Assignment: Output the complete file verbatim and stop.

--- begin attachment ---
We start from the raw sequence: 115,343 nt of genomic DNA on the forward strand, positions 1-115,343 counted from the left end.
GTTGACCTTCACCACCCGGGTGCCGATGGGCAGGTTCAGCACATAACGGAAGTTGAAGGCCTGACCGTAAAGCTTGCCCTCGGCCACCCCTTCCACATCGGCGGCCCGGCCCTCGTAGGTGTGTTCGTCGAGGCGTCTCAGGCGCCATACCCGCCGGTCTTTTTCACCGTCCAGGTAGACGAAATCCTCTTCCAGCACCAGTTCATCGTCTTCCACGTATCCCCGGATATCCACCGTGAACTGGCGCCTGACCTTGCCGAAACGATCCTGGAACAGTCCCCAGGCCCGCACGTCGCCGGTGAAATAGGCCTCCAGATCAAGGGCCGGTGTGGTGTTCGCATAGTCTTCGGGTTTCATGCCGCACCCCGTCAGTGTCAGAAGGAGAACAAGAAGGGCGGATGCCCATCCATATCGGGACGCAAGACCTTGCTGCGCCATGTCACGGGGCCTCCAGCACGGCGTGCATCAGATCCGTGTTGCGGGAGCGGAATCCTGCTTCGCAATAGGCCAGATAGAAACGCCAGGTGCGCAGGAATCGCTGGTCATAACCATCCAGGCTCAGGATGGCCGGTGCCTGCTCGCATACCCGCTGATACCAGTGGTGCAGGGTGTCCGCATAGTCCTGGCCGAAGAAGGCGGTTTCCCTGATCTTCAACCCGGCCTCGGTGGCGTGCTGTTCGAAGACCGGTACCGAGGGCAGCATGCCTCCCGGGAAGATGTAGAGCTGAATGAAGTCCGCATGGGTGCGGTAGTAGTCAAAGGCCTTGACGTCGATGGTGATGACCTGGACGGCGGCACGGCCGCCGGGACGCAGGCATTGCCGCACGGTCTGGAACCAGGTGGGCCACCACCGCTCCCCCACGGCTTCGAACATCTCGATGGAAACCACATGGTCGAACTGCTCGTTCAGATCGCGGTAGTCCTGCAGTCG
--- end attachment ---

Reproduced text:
We start from the raw sequence: 115,343 nt of genomic DNA on the forward strand, positions 1-115,343 counted from the left end.
GTTGACCTTCACCACCCGGGTGCCGATGGGCAGGTTCAGCACATAACGGAAGTTGAAGGCCTGACCGTAAAGCTTGCCCTCGGCCACCCCTTCCACATCGGCGGCCCGGCCCTCGTAGGTGTGTTCGTCGAGGCGTCTCAGGCGCCATACCCGCCGGTCTTTTTCACCGTCCAGGTAGACGAAATCCTCTTCCAGCACCAGTTCATCGTCTTCCACGTATCCCCGGATATCCACCGTGAACTGGCGCCTGACCTTGCCGAAACGATCCTGGAACAGTCCCCAGGCCCGCACGTCGCCGGTGAAATAGGCCTCCAGATCAAGGGCCGGTGTGGTGTTCGCATAGTCTTCGGGTTTCATGCCGCACCCCGTCAGTGTCAGAAGGAGAACAAGAAGGGCGGATGCCCATCCATATCGGGACGCAAGACCTTGCTGCGCCATGTCACGGGGCCTCCAGCACGGCGTGCATCAGATCCGTGTTGCGGGAGCGGAATCCTGCTTCGCAATAGGCCAGATAGAAACGCCAGGTGCGCAGGAATCGCTGGTCATAACCATCCAGGCTCAGGATGGCCGGTGCCTGCTCGCATACCCGCTGATACCAGTGGTGCAGGGTGTCCGCATAGTCCTGGCCGAAGAAGGCGGTTTCCCTGATCTTCAACCCGGCCTCGGTGGCGTGCTGTTCGAAGACCGGTACCGAGGGCAGCATGCCTCCCGGGAAGATGTAGAGCTGAATGAAGTCCGCATGGGTGCGGTAGTAGTCAAAGGCCTTGACGTCGATGGTGATGACCTGGACGGCGGCACGGCCGCCGGGACGCAGGCATTGCCGCACGGTCTGGAACCAGGTGGGCCACCACCGCTCCCCCACGGCTTCGAACATCTCGATGGAAACCACATGGTCGAACTGCTCGTTCAGATCGCGGTAGTCCTGCAGTCG